Outside the Box: Is an activist hedge fund’s climate-linked coup of Exxon’s board simply a case of ‘greenwashing’?

Activist hedge fund Engine No. 1 made headlines the world over by seating three of its nominees on Exxon Mobil’s

board despite owning just 0.02% of Exxon’s stock.

Engine No. 1 is credited with forcing Exxon to own up to the risks of a transition to a low-carbon world. Many expect that Royal Dutch Shell

and the other oil majors are headed for a similar fate at the hands of climate-focused shareholder activism. We believe that this narrative conflates traditional governance issues with pure climate activism.

Exxon’s several strategic missteps in recent years and consequent underperformance makes it a relatively attractive target for an activist investor. Yet given Exxon’s size, it is difficult for an activist to accumulate a meaningful position in the company’s stock. Engine No. 1 appears to have circumvented this hurdle by coating its campaign with a green veneer, which helped it gain traction with some important institutional investors and proxy advisers.

To what extent Engine No. 1’s involvement will improve Exxon’s performance is unclear, as unlike typical activist campaigns, which recommend specific actions for the targeted companies to follow, Engine No. 1’s slide deck lacks specificity. Perhaps as a result, the market’s response seems to be muted.

Consider the data. Engine No. 1 started accumulating stock in Exxon on or after December 1, 2020, the date of its founding. Preliminary votes after the proxy-voting process were counted by May 27, 2021. Over this period, Exxon’s stock appreciated by 52%. Over the same time, oil also enjoyed a strong rally as the SPDR S&P Oil & Gas Exploration & Production ETF

rose 67% versus a 15% gain for the broad-market S&P 500

Much of Exxon stock’s runup arguably reflects a rise in oil prices. That aside, we wonder how much of Exxon’s excess return (37 percentage points) over the S&P 500 was due to classic governance concerns such as Exxon’s poor performance, inefficient capital allocation, excessive compensation and unresponsive management versus its unwillingness to prepare for a transition away from fossil fuels.

While it is difficult to answer this question precisely, we conducted two simple analyses in order to try. First, we looked at the stock price reaction to green initiative announcements issued by Chevron. We found eight such announcements on Chevron’s website in the past two calendar years. The average S&P 500 adjusted return to each of these announcements was close to zero.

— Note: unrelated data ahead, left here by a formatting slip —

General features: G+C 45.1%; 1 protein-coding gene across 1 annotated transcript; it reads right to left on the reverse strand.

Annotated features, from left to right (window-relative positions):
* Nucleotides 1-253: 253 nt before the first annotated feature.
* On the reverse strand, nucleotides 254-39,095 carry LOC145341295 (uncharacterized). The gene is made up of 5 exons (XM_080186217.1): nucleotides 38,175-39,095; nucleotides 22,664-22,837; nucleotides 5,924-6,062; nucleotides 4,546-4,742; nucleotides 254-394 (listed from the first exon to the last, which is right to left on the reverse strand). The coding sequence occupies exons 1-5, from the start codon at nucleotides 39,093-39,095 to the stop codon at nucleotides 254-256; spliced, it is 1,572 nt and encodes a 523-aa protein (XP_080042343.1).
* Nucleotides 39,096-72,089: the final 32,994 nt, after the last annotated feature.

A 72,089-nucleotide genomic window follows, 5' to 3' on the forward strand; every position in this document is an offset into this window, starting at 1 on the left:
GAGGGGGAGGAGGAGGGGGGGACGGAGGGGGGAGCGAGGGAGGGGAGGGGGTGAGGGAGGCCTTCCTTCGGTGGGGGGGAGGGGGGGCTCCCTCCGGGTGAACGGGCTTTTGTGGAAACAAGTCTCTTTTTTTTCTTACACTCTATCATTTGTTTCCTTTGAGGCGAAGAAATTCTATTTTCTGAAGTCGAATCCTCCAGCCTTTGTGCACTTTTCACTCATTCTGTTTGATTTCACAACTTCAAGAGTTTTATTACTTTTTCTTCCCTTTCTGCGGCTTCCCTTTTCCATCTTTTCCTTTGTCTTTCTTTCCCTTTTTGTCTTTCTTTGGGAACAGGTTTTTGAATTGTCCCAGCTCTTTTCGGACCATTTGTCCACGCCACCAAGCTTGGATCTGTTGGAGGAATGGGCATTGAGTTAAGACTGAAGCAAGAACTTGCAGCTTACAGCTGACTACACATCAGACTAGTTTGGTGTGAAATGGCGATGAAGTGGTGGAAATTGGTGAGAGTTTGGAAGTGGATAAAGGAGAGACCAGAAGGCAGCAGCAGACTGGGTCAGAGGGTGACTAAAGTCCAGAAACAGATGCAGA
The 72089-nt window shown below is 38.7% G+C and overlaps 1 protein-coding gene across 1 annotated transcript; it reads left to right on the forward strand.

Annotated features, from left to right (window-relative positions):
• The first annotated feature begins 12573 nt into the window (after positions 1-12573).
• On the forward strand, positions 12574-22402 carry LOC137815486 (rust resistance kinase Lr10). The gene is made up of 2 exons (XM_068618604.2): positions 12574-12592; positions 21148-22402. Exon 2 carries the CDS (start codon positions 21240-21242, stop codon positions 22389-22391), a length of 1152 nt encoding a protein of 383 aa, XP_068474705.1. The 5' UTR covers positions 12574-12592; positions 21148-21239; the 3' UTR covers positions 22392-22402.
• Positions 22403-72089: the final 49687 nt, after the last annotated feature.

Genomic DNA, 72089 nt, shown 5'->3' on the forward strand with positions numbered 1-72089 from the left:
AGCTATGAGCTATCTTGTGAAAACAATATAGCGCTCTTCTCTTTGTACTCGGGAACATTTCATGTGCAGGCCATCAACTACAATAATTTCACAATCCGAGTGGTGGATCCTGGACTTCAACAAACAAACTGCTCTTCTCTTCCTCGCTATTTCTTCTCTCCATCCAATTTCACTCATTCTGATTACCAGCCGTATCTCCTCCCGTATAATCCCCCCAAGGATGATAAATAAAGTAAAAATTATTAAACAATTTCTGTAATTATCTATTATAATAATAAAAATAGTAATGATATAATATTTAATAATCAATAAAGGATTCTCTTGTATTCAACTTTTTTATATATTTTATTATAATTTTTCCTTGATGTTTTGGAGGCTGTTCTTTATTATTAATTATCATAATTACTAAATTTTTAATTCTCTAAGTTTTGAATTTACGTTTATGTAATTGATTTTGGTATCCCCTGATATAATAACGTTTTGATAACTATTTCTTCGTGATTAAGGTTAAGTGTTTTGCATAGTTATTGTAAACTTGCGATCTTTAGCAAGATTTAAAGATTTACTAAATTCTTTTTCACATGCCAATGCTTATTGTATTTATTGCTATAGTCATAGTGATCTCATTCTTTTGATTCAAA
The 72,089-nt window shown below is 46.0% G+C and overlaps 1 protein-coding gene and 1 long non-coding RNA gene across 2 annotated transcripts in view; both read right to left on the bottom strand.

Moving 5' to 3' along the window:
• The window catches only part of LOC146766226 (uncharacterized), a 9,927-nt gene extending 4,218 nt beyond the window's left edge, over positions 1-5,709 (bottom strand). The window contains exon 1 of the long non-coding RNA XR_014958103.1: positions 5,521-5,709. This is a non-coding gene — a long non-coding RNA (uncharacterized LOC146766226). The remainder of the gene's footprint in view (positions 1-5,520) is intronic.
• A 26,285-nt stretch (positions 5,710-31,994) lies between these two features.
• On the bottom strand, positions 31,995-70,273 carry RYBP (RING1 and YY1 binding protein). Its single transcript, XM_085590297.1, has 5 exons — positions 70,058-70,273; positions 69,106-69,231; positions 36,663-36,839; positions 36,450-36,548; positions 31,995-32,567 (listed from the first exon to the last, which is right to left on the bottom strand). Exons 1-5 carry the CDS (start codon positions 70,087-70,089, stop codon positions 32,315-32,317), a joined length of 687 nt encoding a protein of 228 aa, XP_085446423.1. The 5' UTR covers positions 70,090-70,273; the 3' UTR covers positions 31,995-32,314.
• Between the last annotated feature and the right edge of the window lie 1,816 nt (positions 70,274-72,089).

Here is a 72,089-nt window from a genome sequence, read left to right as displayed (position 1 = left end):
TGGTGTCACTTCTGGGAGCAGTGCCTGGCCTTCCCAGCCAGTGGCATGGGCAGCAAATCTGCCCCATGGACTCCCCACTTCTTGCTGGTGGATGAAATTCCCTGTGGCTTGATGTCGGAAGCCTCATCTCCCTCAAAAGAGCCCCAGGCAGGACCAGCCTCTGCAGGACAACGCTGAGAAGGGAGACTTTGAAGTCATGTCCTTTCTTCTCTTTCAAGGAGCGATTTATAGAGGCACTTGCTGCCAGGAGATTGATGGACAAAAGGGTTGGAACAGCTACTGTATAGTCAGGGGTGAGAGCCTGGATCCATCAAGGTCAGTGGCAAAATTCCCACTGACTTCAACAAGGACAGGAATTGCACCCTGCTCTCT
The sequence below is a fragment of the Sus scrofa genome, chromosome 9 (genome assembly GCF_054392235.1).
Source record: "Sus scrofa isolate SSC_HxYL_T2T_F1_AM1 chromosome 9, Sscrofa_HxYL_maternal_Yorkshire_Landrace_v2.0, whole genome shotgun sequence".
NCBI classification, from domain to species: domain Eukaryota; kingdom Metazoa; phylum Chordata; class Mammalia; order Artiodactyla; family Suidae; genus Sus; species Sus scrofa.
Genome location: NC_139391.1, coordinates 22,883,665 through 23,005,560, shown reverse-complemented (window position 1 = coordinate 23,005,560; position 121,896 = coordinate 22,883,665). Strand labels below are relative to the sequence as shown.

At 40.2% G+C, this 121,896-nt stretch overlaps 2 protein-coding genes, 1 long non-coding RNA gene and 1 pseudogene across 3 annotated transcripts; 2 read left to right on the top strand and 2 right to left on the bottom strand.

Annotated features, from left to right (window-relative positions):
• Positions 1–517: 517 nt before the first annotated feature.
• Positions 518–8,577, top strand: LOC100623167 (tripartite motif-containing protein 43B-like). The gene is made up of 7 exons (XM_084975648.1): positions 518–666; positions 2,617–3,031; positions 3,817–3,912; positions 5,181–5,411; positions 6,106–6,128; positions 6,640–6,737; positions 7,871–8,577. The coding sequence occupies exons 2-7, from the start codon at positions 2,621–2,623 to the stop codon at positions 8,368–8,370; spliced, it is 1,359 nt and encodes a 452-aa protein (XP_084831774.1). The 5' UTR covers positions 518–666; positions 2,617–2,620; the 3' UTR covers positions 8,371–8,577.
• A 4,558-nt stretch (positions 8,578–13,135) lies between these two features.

Next, we evaluated the stock price reaction to British Petroleum’s

pledge on Feb 12, 2020 to achieve net-zero emissions by 2050. Again, there was no significant market-adjusted response reflected in BP’s stock returns. Why? Perhaps investors believe that these announcements are not to be taken seriously, as they involve small capital commitments. Alternatively, the net benefits to firms from the transition away from fossil fuels might be seen as uncertain.

To us, the substance of the Exxon campaign is similar to an activism campaign waged by Elliott Management against Hess Corporation

in 2013, when climate concerns were less top of mind. Elliott complained that Hess had an unfocused portfolio of assets, poor management, poor execution and an ineffective board. Its campaign was successful and resulted in substantial value creation at Hess.  

Unlike traditional activist campaigns, such as Elliott’s, which provide specific recommendations to the targeted company, Engine No. 1 does not provide specific recommendations for Exxon to improve its financial or climate performance. Further, will Engine No. 1 hold Exxon stock for the decade or so it takes to accomplish a low-carbon transition? Moreover, the carbon transition investment that Exxon plans is still low at $3 billion relative to its $20 billion annual budget on oil exploration. And why is Exxon’s CEO, whom Engine No. 1 blamed for underperformance, still in charge? Also, does it make sense for current management, which has been blamed for poor performance, to lead the transition to clean energy, an area perhaps outside their core competence?

On one hand, a green dagger has allowed an activist to breach Exxon’s corporate defenses, which can be viewed as a win for climate activism. On the other hand, did the so-called Engine coup  provide Exxon with a roadmap to improve its performance or address difficult questions that stymie meaningful progress towards climate objectives? We need to acknowledge the reality that private sector carbon-heavy firms are constrained to deploy capital in accordance with shareholders’ priorities, which may or may not coincide with society’s objectives.  

Should oil and gas firms simply dissolve their core business? Can the transition to a low-carbon world be accomplished without active cooperation from consumers, the supply chain and governments? What role should Exxon and other oil majors play in such a transition and who will bear the costs? These questions have no easy answers for now. What is evident is that characterizing Engine No. 1’s victory as a win for climate action is akin to greenwashing when the concrete actions that oil and gas firms must take to transition sustainably, both from a financial and environmental perspective, remain elusive.

Hemang Desai is Distinguished Professor of Accounting at Southern Methodist University. Shiva Rajgopal is the Kester and Byrnes Professor at Columbia Business School and a senior scholar at the Jerome A. Chazen Institute for Global Business. Sorabh Tomar is an assistant professor of accounting at Southern Methodist University.

More: The dark side of Big Oil’s recent losses to green activists? Recession

Also read: Why the world’s oil companies can’t fight change.

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